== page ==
You want to know what one of the hardest things in writing is? And one of the hardest things in life? Rejection.

This is hard for me to write, but here’s what happened. I had written a novel that I was extremely excited about. I loved the story, the characters, the writing . . . everything. I was really proud of this one and couldn’t wait to submit it to my publisher. I was sure the editor would come back just astounded at how great the book was and certain it would have all kinds of ridiculous success.

You see what’s coming, don’t you?

I did submit it and a few weeks later, this week in fact, got the news that they were not as excited about it as I was and they were going to pass on it.

Ouch. Ouch. And ouch again.

You’d think after ten years of enduring rejections I’d get used to it. I haven’t. I was disappointed almost to the point of just throwing in the towel. Swallowing hot coals would have been more bearable than receiving that rejection. Okay, that’s a little dramatic but you get my point. As a writer, I had stumbled and landed on my backside . . . and it hurt.

But then the editor sent me the reasons why they rejected it. Ouch again. Not because they were devastating but because as much as I hated to admit it, as much as that piece of humble pie was going to hurt going down, they were right.

So what to do when faced with that kind of rejection? The only thing to do, pick myself up, dust myself off, sit my tail end down in a chair and keep writing. And pray and rely on God and give it to Him. Another lesson learned the hard way.

The editor did say they wanted to keep working with me and she wanted to see what ideas I had for other books. That’s something.

This morning I was reading from Psalm 37 and my eyes kept going back to these verses (23-24): If the LORD delights in a man’s way, he makes his steps firm; though he stumble, he will not fall, for the LORD upholds him with his hand.

I like that. A lot.

Questions to self: Are my ways delighting the Lord? Is my writing glorifying Him? Is my attitude about my writing healthy and God-honoring?


About mikedellosso

Mike Dellosso is an author of wide-eyed suspense. He writes stories that not only entertain but enlighten.

Posted on November 21, 2008, in Uncategorized. Bookmark the permalink. 4 Comments.

  1. Susan J. Reinhardt

    Hi Mike -As a pre-pubbed author, I can only imagine how difficult that rejection was for you. On a much smaller level, I’ve had pieces published by a periodical only to have them reject a subsequent submission.Thanks for your example of taking the rejection and continuing to write. When it comes right down to it, our focus belongs on the Lord.Blessings,Susan 🙂


  2. Mike – This is a wonderful insight for those who read your work. I guess we tend to think that since you have two books under your belt that every word you write from now on will be accepted and raved over. What you’ve taught here is that you have to work HARD at what you do, and sometimes your words still miss the mark in the big bad world of publishing.The more important thing you’ve shared is your heart toward your talent and God. You write submitted to HIM. That’s what we all must do whether we’re writing or anything else. Thank you so much – again – for sharing your heart!Kim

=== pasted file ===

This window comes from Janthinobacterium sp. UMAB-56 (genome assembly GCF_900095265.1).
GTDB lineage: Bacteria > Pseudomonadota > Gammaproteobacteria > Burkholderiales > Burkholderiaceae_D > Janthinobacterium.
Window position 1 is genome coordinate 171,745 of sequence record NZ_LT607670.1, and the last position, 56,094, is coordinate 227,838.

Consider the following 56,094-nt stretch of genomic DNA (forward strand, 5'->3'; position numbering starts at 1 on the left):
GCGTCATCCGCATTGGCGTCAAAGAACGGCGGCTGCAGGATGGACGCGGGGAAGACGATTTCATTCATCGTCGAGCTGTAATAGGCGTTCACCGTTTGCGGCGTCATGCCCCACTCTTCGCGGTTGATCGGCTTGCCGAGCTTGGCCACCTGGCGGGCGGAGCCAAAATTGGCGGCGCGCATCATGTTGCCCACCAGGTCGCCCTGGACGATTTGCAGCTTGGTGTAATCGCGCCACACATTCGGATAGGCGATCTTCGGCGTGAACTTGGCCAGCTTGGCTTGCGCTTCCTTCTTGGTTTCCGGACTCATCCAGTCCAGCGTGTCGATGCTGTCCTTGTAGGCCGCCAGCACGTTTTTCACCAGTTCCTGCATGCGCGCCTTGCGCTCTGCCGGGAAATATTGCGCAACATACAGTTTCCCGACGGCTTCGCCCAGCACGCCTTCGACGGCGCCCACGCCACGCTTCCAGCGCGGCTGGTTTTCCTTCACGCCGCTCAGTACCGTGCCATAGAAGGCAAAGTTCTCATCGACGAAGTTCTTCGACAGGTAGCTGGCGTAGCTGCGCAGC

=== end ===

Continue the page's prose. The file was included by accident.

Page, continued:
3. Good to hear that you’re pressing on, Mike. I was rejected in May and I still haven’t quite recovered.


  4. Mike, Thanks for sharing. First, I definitely feel for you. I’ve experienced plenty of rejection myself, and I know how hard it is to have someone tell you that he doesn’t like the project you poured so much of yourself into, especially when you were so certain that the project “worked.” I remember approaching various agents and hearing in response, “That kind of story isn’t for us.” It was hard not to take their words personally; after all, what was wrong with my story? It turns out that though the story wasn’t for them, it WAS for someone else. Second, you’ve got an agent, and you can always “shop around,” right? Perhaps take the feedback from your editor and pray about how to rework the novel. You have one published novel and one on the way . . . that has to speak for something. Other publishers should be interested, knowing your track record. Hopefully, you’ll be able to revamp your hard work and present something another publisher will want. Third, your words are sobering for me. With my first novel coming out in the spring, it is easy to fall into a mind trap and assume that my publisher will now love all my ides. I am reminded that no one can assume anything. And though I have a novel coming out, I still have to work just as hard on the next project and still nervously wait to hear whether my publisher likes itI’m wondering . . . Is there some way you can run your novel summary by your publisher for a preliminary green light BEFORE going through the hard work of writing the whole thing? It seems like such a waste of time if you have no idea if they will even like the big picture of where your story goes. Just some random thoughts. I appreciate your spiritual response to this experience, though I know in your emotions you are probably still struggling. I know I struggled after the many rejections I experienced. You’re right; failure is all part of learning and growing, but that truth doesn’t make the experience any easier. I’ll be praying for you.


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